Leif Rogers shows his Lei Feng collections (COURTESY PHOTO)
If Leif Rogers had not had a chance conversation with a cabbie at an airport, his cultural and social life might have been entirely different. But one fateful summer night after he hailed a taxi upon arrival at the Beijing Capital International Airport and the man asked his name, his fate was sealed. "Leif?" said the cabbie. "It sounds just like Lei Feng." Rogers, then a 34-year-old who had just quit his job as a postal manager in Tacoma, Washington, to teach at the Liaoning University of Technology in Jinzhou, a city in northeast China's Liaoning Province, was intrigued. Who was Lei Feng?
His tentative research told him Lei was a young orphan who joined the Chinese People's Liberation Army's transport unit when he was 20. According to Lei's official biography, he died a year later in 1962 after being hit by a falling pole. Despite a lack of medals and heroic deeds, what has made Lei's name live on is the selflessness ascribed to him, putting others' needs before himself and always being ready to serve others.
A new chapter
In 1963, a diary written by Lei Feng came to public attention and he began to be regarded as a national icon. A Learn from Comrade Lei Feng campaign was launched and his image began appearing on posters and other memorabilia.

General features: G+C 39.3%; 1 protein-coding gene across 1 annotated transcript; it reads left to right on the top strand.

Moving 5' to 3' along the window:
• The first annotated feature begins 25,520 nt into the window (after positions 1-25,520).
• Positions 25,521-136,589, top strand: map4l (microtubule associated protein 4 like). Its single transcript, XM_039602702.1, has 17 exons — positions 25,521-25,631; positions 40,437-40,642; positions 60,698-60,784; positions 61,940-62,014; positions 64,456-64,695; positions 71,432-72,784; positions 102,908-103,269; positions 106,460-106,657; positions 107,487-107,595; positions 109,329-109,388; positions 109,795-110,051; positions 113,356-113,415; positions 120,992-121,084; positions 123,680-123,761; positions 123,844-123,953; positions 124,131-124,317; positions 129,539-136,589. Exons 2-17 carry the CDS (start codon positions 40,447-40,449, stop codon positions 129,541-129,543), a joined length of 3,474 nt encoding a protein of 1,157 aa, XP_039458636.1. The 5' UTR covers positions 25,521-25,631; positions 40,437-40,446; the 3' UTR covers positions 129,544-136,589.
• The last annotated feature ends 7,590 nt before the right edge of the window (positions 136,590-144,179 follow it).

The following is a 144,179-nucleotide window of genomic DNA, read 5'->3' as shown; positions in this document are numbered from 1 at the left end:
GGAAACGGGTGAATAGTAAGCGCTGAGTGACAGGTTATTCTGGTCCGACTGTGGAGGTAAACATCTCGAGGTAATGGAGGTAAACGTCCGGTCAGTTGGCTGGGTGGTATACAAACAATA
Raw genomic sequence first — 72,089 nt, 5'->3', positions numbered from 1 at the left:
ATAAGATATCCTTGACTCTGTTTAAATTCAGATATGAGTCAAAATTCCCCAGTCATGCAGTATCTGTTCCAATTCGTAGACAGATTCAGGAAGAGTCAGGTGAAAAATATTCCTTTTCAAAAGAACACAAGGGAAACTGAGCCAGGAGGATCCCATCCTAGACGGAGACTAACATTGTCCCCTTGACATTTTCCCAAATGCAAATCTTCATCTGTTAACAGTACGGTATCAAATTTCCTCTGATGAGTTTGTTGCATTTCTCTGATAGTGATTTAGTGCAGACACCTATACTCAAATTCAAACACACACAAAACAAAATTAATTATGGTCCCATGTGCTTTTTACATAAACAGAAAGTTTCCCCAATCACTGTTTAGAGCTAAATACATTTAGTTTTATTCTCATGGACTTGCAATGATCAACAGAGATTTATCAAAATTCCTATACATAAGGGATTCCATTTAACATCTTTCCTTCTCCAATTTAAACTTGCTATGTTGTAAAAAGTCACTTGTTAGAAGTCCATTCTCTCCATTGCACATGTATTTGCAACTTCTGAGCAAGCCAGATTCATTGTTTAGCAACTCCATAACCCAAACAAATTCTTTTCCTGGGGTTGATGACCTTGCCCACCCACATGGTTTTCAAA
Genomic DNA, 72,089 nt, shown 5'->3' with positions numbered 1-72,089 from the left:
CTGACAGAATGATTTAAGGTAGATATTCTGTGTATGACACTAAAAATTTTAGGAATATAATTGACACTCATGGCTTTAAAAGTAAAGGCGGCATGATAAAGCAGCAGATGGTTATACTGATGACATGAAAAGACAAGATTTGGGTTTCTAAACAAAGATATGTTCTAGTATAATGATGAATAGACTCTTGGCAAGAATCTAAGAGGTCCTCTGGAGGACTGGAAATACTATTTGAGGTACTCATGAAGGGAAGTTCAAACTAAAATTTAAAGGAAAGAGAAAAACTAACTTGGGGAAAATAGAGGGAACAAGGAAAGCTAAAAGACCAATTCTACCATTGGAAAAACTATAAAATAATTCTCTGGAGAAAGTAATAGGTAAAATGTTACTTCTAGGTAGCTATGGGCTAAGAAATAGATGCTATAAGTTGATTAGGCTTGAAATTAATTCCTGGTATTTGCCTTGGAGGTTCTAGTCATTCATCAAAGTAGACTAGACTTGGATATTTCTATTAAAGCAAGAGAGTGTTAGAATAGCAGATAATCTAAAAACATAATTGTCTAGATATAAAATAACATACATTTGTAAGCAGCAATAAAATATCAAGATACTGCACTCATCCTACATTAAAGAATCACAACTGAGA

As a coincidence, Lei had served the army in Liaoning and came to Jinzhou, which seemed to strengthen the link between him and his American namesake. Soon after this discovery, a student gave Rogers a copy of the diary.
"My wife Sun Ning and I read the diary together at night and I would mark the most attractive parts," said Rogers, now 45. In 2007, the couple decided to translate those passages into English.
"Actually, it was teamwork and many people were involved, including my wife, my coworkers, and some foreign friends," Rogers said. "And we spent months to discuss the essence with people around us before we started to translate."
The difficulty, he explained, was not in the language itself but in the cultural nuance. "The difficulty of translating most of the time is not the language itself but the cultural barriers. Fortunately, at that time there were five English teachers who had great proficiency in English and I could discuss the problems with them. We often spent an entire afternoon debating one single English word for I didn't want to mistranslate the diary and mislead the English readers."
Today, the translated excerpts are at the Lei Feng Museum in Fushun, another city in Liaoning. "I regard it as the greatest achievement in my life," Rogers said. "I am [hoping] that some day there will be someone translating the whole diary and it will be published by some press because it is worth reading [by everyone]."
Leif Rogers with Qiao Anshan (second right), Lei Feng’s closest companion (COURTESY PHOTO)
Going beyond words
While Rogers was working on Excerpts From Lei Feng's Diary, many changes have taken place. He has spent 11 years in Liaoning when he had intended to go back after one year. He has a 7-year-old daughter, has moved to Dalian and also changed his job, becoming the deputy manager in the international business department of the Bank of Jinzhou in Dalian. He has also become a local celebrity with the Chinese media dubbing him the "foreign Lei Feng."